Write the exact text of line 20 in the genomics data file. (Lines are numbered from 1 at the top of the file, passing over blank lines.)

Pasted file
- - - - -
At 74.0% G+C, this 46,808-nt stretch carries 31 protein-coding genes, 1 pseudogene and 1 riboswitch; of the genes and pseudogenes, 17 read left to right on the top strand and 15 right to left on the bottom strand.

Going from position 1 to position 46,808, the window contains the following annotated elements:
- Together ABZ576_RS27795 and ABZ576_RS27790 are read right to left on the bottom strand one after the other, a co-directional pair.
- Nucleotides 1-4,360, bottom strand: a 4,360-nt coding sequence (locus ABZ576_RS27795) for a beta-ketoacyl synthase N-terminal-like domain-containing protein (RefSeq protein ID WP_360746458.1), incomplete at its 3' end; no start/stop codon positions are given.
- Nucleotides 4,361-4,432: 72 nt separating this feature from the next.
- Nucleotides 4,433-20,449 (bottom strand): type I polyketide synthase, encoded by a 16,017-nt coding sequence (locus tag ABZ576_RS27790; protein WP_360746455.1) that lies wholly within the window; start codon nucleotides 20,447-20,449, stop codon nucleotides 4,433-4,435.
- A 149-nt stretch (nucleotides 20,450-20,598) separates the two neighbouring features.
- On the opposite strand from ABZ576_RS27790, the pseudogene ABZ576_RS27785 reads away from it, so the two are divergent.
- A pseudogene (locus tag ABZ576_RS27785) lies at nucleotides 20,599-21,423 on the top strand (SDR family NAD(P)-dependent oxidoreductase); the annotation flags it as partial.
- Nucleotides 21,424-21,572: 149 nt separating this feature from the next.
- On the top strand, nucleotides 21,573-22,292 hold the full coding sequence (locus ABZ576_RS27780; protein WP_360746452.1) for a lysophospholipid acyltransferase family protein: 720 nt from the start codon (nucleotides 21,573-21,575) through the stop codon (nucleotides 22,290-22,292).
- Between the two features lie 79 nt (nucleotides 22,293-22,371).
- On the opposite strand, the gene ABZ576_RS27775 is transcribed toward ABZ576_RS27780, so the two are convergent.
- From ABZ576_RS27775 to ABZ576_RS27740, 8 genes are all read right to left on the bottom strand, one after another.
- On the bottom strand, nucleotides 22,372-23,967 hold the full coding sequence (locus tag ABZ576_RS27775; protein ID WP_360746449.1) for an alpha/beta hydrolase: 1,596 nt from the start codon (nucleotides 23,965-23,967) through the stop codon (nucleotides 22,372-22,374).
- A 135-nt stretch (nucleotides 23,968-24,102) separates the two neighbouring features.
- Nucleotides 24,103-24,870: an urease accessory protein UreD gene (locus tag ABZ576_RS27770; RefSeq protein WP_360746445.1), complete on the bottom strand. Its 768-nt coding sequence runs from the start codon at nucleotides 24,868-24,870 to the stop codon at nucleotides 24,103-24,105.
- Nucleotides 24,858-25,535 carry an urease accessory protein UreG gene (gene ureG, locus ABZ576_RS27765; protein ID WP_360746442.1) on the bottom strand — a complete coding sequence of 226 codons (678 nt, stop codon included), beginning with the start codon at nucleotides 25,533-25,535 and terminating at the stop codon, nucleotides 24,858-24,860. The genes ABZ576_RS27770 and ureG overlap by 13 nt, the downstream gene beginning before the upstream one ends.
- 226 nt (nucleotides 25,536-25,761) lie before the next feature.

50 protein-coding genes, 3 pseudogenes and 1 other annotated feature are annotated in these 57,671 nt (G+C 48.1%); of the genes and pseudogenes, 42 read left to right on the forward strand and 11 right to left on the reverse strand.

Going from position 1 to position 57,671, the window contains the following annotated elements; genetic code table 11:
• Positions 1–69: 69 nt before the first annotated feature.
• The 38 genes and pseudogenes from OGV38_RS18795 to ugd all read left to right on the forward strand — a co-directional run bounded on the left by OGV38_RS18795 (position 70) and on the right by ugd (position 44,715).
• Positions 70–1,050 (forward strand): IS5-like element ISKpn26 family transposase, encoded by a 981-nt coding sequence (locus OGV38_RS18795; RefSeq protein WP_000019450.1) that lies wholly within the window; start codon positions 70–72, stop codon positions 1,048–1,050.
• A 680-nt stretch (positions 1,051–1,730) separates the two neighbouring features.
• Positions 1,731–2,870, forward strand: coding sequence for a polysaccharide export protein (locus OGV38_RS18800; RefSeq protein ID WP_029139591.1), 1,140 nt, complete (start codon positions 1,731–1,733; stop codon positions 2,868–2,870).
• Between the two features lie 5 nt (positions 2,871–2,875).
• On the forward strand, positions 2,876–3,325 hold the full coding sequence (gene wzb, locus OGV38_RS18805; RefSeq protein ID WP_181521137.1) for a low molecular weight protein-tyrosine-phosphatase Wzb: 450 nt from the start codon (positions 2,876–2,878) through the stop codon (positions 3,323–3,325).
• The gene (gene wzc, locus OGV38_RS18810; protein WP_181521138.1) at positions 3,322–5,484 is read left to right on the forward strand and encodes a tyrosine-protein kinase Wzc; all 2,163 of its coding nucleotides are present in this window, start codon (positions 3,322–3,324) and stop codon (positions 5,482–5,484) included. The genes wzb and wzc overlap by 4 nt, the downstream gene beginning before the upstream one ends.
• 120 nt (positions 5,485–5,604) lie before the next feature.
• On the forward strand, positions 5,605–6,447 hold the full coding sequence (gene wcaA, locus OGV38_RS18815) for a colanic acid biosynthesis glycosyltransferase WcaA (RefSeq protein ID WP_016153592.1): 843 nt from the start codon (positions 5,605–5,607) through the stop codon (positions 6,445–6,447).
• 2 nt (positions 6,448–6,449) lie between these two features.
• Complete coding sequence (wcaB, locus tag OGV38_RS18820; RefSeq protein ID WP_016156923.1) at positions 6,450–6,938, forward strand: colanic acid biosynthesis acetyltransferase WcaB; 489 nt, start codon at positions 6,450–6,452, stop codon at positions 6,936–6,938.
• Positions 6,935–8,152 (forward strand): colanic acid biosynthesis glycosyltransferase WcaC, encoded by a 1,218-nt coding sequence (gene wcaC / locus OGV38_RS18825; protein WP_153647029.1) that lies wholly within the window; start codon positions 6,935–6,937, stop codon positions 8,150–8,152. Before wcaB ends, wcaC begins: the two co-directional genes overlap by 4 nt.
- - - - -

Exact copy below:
50 protein-coding genes, 3 pseudogenes and 1 other annotated feature are annotated in these 57,671 nt (G+C 48.1%); of the genes and pseudogenes, 42 read left to right on the forward strand and 11 right to left on the reverse strand.